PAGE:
The Journal of Continuing Education in Nursing

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Teaching Tips 

Using Visualization as a Teaching Technique

Lori Rodriguez, MA, MSN, RN

Abstract

Visualization is a teaching methodology that can help nurses learn and perfect psychomotor skills. Great athletes, including Olympic skiers, figure skaters, and gymnasts, use visualization prior to their performance. Visualization is the forming of a mental image in one's mind from outside verbal clues. It can be used in the classroom or on the clinical unit as a teaching technique to improve and to enhance psychomotor skill learning. Venipuncture, catheterization, and nasogastric tube insertion are just a few of the psychomotor skills that can be performed mentally prior to actual performance. Rather than replacing any of the techniques currently in use to teach skills, visualization is suggested as an adjunct to those techniques.

Visualization is effective at many levels of skill learning. The novice will benefit after doing some preparatory work such as handling the equipment, reviewing related principles, and watching a demonstration. The nurse already competent in the skill can use visualizing to practice mentally. The competent nurse will benefit from having the skill presented in its entirety. Visualization helps movement toward proficiency and eventually toward the intuitive grasp needed for "expertise."

INTRODUCING VISUALIZATION AS A TEACHING STRATEGY

Before using visualization, students should be told that a new teaching method is going to be used. Many students remember the athletes in the Olympics visualizing their performance prior to actually performing it. The instructor can explain that the technique will be used to enhance their learning of the particular skill to be taught.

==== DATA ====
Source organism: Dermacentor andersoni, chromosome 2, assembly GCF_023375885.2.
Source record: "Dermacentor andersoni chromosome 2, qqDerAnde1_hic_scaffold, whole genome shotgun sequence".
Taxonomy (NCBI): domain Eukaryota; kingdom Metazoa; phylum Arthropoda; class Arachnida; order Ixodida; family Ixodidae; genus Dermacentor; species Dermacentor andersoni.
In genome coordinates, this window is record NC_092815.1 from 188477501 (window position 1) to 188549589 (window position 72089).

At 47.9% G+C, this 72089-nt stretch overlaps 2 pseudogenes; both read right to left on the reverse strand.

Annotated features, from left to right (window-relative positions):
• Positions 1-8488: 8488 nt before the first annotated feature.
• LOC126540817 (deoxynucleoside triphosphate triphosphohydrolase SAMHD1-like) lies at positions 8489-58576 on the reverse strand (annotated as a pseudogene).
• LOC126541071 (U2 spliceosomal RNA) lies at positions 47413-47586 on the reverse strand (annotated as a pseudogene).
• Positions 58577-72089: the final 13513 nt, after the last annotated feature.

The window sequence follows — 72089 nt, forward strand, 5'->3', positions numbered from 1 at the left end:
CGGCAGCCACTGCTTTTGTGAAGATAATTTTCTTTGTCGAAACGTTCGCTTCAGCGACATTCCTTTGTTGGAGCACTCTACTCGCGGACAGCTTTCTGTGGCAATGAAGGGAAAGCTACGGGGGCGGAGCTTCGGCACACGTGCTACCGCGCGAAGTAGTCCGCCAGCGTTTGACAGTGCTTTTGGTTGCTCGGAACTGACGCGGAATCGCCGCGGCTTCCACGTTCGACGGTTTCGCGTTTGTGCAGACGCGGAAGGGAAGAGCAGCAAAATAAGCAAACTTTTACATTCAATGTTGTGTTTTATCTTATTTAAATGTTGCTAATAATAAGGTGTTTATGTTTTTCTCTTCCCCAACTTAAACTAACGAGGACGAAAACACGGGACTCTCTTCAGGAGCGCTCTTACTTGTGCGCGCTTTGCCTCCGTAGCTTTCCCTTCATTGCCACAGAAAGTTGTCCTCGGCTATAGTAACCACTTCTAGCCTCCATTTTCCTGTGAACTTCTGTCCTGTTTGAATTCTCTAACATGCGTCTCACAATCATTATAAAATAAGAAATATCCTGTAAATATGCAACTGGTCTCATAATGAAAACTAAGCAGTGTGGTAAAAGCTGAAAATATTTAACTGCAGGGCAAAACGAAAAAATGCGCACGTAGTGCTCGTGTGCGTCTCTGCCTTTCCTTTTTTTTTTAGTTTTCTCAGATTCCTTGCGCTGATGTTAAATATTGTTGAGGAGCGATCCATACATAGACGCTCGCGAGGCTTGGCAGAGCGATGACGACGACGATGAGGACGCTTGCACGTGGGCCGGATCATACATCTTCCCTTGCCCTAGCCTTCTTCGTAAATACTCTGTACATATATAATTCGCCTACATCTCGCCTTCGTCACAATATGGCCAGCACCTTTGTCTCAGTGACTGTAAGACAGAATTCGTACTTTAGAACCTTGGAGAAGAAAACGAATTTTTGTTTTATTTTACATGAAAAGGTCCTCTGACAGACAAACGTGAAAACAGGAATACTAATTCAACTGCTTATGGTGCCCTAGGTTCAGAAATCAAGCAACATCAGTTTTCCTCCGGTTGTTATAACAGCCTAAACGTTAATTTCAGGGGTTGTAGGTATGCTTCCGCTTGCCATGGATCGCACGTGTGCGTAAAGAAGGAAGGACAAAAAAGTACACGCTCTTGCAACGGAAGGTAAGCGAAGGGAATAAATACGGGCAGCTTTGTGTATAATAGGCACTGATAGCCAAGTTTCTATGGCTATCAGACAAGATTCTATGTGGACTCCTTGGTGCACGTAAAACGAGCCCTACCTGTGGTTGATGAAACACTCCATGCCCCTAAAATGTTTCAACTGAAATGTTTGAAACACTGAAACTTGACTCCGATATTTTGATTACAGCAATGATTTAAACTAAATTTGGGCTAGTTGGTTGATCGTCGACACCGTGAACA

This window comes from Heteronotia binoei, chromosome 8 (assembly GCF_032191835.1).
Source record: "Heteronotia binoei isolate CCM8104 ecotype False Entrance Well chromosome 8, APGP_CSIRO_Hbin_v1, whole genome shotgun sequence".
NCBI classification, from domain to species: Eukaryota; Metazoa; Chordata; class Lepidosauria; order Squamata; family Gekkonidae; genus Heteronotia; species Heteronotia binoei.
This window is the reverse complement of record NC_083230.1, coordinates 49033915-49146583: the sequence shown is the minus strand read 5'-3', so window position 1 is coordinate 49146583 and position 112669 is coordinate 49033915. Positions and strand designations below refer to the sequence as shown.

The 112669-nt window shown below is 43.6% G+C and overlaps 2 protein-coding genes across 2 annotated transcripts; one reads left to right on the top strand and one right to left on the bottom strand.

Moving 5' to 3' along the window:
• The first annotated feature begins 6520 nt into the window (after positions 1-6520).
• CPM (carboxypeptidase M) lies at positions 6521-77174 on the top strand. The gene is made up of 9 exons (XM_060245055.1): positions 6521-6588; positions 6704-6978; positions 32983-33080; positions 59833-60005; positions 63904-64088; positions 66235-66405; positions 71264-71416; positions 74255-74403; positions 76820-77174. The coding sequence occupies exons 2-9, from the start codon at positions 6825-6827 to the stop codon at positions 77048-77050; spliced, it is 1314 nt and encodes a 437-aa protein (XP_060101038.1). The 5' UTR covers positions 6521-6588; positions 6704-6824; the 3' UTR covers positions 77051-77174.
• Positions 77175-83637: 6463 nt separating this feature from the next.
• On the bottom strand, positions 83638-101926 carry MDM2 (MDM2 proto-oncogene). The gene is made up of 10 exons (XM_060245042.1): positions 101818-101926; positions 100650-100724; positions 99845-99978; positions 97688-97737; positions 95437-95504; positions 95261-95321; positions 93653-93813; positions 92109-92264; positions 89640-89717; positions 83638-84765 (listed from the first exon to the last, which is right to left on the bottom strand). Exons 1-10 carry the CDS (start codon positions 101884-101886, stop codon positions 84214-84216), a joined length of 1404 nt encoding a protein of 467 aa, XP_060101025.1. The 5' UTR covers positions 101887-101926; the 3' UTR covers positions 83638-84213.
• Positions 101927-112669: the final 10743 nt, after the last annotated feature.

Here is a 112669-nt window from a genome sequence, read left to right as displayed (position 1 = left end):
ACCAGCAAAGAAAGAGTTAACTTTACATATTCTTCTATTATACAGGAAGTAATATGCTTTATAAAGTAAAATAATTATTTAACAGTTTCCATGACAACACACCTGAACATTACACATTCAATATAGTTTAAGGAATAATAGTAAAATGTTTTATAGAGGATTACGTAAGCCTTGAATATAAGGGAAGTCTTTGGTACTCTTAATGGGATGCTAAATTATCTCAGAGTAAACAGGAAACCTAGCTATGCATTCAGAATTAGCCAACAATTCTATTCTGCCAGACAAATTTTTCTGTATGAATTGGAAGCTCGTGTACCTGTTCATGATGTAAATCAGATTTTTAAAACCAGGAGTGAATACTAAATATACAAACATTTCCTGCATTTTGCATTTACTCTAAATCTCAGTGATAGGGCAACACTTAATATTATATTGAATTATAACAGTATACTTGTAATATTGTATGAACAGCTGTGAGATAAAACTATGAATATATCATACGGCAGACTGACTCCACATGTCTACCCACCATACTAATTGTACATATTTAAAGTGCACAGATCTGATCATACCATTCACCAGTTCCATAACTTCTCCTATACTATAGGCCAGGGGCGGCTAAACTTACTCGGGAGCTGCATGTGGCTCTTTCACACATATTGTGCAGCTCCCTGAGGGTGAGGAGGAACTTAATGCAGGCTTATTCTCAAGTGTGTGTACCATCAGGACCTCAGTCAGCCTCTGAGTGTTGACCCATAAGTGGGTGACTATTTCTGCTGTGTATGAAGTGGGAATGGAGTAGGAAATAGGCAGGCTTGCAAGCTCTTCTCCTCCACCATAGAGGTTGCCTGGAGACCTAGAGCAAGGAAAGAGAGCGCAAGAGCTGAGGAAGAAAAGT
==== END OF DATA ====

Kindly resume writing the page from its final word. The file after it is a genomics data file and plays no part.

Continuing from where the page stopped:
The instructor should thoroughly review the skill to be taught. By being familiar enough with the skill to "see" it, the instructor can relate the steps of the skill verbally as he or she mentally performs them (Figure). Reading the steps is not as effective as relating them, although a general outline may be used as a reference to be sure all aspects are covered.

Students should be comfortable; sitting in a classroom with eyes closed is effective. Outside distractions, including noise, bright lights, and extremes in temperature, should be avoided. Students should be aware of the expected performance outcome. The students also should have knowledge of the principles that underlie a particular skill such as asepsis, anatomy, and physiology. Students should review the steps of the skill and rules prior to the visualization exercise.

THE VISUALIZATION PROCESS

After dimming the lights, the instructor begins, speaking slowly and clearly in a soft, yet audible voice. It may be helpful to begin the visualization process with a progressive relaxation exercise. After students are relaxed, the instructor can begin the visualization process. The skill should be broken down into its component parts with a pause between steps to allow time for mental practice. The entire skill should be performed in the correct sequence.

Words that create a vivid visual image should be used during the process, such as noticing the sharp, shiny silver point of the needle, or sensing the "pop" of the vein wall as the needle passes through it. The instructor should bring the skill to successful completion and allow time for the students to enjoy their individual successful completion of the skills.

When the lights are turned back up, the students are usually quiet, perhaps reflecting on their success. The instructor can ask how the process went for them and ascertain that sttidents were able to perform the skill in their minds.

Encouraging discussion at this time allows feedback on die process itself The instructor can use this feedback to modify the next visualization process and improve die delivery of the process. Debriefing allows the students to solidify die experience and discard any unusual occurrences that…